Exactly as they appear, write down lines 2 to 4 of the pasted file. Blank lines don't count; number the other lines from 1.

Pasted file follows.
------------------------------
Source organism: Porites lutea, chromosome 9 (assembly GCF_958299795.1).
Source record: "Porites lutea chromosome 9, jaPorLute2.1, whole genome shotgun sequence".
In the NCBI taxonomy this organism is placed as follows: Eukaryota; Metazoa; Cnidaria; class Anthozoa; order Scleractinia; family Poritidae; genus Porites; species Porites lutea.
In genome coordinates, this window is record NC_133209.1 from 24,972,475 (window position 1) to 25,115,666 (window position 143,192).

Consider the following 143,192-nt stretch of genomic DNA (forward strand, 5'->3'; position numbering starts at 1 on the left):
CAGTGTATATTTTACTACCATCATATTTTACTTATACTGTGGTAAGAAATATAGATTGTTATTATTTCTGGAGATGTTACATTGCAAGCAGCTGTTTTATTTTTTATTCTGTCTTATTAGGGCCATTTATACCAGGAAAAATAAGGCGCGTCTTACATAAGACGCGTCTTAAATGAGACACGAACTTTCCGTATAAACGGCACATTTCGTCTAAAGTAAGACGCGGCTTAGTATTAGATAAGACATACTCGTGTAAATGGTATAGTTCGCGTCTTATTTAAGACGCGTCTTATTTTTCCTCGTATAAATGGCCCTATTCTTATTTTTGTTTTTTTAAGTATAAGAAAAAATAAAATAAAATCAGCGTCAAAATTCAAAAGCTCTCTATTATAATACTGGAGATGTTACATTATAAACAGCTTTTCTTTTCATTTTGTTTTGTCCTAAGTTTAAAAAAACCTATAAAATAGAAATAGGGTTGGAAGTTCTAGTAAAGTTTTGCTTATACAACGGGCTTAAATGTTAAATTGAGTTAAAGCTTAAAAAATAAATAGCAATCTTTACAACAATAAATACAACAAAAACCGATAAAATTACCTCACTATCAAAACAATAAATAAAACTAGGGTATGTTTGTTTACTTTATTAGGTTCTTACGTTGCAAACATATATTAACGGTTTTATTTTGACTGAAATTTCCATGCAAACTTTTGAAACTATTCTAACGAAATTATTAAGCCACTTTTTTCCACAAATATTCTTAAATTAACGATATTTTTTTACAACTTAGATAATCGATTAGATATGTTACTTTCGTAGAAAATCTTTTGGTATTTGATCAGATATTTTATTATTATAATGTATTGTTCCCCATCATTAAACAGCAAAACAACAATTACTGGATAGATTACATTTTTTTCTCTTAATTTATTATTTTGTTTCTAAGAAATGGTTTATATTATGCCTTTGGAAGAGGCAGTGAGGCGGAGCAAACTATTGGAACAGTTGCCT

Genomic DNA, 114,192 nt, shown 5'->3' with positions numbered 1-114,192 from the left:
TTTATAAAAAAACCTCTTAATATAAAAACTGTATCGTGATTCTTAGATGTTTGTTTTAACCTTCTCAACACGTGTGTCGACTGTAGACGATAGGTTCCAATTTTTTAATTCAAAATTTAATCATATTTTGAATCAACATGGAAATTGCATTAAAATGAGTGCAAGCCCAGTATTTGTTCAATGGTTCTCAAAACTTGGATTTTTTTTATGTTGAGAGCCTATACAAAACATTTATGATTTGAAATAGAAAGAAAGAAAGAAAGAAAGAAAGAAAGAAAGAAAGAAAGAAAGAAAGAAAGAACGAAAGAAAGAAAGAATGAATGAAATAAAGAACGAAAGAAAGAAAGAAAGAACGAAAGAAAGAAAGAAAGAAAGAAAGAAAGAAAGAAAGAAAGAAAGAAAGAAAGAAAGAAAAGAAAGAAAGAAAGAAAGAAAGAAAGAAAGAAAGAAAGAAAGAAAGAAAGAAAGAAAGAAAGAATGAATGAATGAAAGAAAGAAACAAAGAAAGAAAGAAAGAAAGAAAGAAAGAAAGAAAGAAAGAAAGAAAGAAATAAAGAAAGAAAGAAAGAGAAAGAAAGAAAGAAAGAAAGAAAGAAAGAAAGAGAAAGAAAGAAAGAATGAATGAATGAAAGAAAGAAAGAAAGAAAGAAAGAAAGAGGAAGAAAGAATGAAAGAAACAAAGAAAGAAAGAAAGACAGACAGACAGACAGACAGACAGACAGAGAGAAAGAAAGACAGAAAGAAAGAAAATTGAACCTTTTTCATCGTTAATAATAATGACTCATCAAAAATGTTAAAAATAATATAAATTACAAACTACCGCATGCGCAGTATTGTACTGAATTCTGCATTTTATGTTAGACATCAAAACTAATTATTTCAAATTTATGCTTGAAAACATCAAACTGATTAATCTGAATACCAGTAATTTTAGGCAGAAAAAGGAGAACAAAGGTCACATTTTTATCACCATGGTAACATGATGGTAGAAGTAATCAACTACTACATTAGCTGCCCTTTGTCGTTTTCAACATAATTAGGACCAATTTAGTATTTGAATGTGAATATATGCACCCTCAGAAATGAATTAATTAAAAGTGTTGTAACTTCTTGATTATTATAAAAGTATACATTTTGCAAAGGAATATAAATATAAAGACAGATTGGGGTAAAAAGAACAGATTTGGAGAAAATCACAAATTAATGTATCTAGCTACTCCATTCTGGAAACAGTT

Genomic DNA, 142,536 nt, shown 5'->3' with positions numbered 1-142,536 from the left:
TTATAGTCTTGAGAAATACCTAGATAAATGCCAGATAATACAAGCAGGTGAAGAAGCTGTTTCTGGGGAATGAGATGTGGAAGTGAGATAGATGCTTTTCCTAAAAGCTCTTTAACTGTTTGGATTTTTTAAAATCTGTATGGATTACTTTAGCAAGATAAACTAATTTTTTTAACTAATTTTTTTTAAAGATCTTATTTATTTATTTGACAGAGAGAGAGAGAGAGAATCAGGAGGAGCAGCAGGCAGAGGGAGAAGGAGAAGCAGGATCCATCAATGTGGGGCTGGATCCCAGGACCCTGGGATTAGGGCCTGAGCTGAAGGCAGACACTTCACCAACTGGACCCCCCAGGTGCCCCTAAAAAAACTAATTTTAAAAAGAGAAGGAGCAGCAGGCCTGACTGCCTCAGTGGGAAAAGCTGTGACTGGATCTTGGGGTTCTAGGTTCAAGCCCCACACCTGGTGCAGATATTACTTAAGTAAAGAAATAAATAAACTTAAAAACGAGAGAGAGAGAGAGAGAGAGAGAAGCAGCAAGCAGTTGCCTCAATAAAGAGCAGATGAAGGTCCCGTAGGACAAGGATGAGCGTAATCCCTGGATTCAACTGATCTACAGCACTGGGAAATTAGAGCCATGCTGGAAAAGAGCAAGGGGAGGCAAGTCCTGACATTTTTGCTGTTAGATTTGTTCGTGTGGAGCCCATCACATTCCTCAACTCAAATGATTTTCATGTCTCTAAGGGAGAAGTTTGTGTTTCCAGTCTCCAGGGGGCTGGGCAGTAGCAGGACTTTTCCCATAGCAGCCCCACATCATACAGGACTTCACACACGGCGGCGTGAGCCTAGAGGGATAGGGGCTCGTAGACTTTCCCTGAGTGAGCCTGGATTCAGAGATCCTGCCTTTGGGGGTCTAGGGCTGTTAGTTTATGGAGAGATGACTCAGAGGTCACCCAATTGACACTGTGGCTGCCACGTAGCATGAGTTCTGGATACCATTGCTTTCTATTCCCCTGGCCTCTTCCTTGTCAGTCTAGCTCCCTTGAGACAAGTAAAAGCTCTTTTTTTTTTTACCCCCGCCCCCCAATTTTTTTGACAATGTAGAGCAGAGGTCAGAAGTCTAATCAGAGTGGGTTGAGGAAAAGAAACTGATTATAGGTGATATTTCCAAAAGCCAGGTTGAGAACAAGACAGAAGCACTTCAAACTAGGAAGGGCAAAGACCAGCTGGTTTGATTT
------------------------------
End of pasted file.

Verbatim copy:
Source record: "Porites lutea chromosome 9, jaPorLute2.1, whole genome shotgun sequence".
In the NCBI taxonomy this organism is placed as follows: Eukaryota; Metazoa; Cnidaria; class Anthozoa; order Scleractinia; family Poritidae; genus Porites; species Porites lutea.
In genome coordinates, this window is record NC_133209.1 from 24,972,475 (window position 1) to 25,115,666 (window position 143,192).